In Singapore, two siblings build a home next door to their parents to foster familial ties
Inspired by Chinese courtyard dwellings, this two-household residence of a close-knit pair of siblings share common areas such as an entrance foyer and a central courtyard, giving ample opportunities for both families to commune.
Not so for this pair of siblings, who chose to live together.
“Living with my sibling in one house, albeit in different wings, meant we could ‘visit’ each other and provide the care and support that we needed in these [difficult] times without breaking any government regulations,” shared the sibling who was interviewed for this feature.
The siblings are very close to each other and their parents, and did not want to stay too far apart even though they had their own families. Hence, when given the opportunity, they bought the plot next to their parents’ and decided to stay in the new house together.
“One of the main reasons was for us to be physically close to our parents, and our children to their grandparents. We also like the idea of our children growing up alongside their cousins,” said the sibling.
Both siblings had seen Park + Associates’ works and liked them. Commendations from acquaintances validated the architecture firm’s prowess to create contextually sensitive dwellings tailor-made for its occupants.
“We were very fortunate that the client trusted us and granted us free rein in most areas of the design. That gave us an opportunity to really have a lot of fun,” said the firm’s director Christina Thean.
She was happy to take on the challenge of creating a house for two households, each with specific demands.
An aerial view of the land shows her scheme clearly. The building is broken down into a chain of enclosed blocks and porous pavilions, giving a more human scale. It forms a U-shape that encloses a shared courtyard.
The plot’s stepped topography dropping 11m from the front to the rear affords it panoramic views toward MacRitchie Reservoir and the Bukit Timah Nature Reserve.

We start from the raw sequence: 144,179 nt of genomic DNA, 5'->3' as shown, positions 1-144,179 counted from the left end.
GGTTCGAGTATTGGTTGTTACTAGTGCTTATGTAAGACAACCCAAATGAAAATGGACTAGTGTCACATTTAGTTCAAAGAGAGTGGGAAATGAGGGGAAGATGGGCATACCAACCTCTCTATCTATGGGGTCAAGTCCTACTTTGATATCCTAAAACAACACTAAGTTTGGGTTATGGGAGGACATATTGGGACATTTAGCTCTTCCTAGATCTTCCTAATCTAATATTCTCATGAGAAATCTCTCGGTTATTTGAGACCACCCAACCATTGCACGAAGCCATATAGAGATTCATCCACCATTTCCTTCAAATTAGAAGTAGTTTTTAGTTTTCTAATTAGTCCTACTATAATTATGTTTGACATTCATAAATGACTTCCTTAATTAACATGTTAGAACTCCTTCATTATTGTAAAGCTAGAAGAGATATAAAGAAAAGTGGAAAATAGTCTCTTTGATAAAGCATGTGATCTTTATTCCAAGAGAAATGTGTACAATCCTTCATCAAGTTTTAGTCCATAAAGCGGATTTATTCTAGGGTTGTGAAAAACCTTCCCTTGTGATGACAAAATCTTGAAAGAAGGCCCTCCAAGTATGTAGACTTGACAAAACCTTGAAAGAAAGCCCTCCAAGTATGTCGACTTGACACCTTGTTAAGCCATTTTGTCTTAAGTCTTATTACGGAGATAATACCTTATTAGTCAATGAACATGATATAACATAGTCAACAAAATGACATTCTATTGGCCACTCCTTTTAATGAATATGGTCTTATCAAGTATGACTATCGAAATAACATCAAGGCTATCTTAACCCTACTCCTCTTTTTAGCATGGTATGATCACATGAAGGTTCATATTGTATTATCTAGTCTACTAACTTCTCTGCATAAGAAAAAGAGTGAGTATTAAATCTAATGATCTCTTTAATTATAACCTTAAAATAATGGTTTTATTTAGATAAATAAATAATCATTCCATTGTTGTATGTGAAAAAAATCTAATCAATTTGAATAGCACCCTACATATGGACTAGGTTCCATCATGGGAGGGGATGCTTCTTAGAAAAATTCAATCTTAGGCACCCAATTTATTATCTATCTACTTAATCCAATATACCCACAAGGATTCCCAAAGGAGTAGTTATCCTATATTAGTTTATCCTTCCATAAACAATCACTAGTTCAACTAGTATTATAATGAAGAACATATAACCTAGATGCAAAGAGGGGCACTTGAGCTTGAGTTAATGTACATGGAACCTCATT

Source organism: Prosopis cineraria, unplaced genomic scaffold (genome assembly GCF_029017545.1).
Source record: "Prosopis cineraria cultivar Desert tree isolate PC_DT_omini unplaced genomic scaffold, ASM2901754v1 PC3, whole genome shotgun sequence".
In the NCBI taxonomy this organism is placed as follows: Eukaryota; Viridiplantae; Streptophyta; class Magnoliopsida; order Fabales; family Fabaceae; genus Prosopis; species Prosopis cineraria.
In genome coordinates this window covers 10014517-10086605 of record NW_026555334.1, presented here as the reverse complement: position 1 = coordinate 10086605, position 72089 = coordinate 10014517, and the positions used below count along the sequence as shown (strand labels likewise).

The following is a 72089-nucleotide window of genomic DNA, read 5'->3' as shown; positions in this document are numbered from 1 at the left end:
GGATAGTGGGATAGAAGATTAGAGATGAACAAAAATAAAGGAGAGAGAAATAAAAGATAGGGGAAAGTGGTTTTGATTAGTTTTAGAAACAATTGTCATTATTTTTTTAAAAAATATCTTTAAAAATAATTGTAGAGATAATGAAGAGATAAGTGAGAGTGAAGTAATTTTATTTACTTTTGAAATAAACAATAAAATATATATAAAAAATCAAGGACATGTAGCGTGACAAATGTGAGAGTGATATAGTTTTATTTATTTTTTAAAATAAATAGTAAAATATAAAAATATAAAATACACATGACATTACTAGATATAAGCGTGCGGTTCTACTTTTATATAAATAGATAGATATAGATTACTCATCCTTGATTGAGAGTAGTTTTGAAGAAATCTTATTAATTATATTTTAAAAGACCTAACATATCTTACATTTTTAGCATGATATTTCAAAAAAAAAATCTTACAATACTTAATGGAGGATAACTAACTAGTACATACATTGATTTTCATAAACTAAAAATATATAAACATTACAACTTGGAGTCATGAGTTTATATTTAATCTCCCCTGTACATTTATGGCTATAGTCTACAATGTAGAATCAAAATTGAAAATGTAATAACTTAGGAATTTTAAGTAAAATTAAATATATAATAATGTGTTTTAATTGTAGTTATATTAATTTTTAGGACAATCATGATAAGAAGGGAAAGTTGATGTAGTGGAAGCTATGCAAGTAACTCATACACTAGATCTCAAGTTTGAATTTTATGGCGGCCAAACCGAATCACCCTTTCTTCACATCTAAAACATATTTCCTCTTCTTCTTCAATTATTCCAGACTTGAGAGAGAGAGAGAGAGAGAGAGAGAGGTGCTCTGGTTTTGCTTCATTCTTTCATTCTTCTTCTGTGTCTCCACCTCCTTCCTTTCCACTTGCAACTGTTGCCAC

“The distinct pitched roof and rather restrained materiality played a huge part in helping us achieve a language that is relatively unified, yet slightly different for each family to feel ownership of their homes,” said Thean, pointing out the dominating palette of timber and stone.
Both wings share a common car porch and foyer but have individual entrances, living areas and staircases leading to private zones. There is a large shared gym in the basement, and the dining rooms of both wings at the rear face each other across the grassy courtyard.
Mountainous Chinese villages with winding steps and unpaved roads rising up hills inspired the house’s fragmented, cascading architectonics.
“The village house idea came to us, as our clients are a close-knit family with traditional Chinese values. We conceptualised their parents as the village heads and their children as the villagers in their terraced pavilions. The central courtyard it encloses is the heart of the house and a focal point for family activities,” said Thean.
The firm’s imaginative response to the plot and its terrain of juxtaposing pitched-roof and flat-capped blocks gave a modern interpretation to historic typologies. Full-height sliding glass doors in the spaces facing the courtyard offer both families unbridled access on the first storey to each other.
The children often run out and play with their cousins under the watchful eyes of the adults. Upstairs where the bedrooms are located, screened fenestration affords privacy without compromising on the scenic views.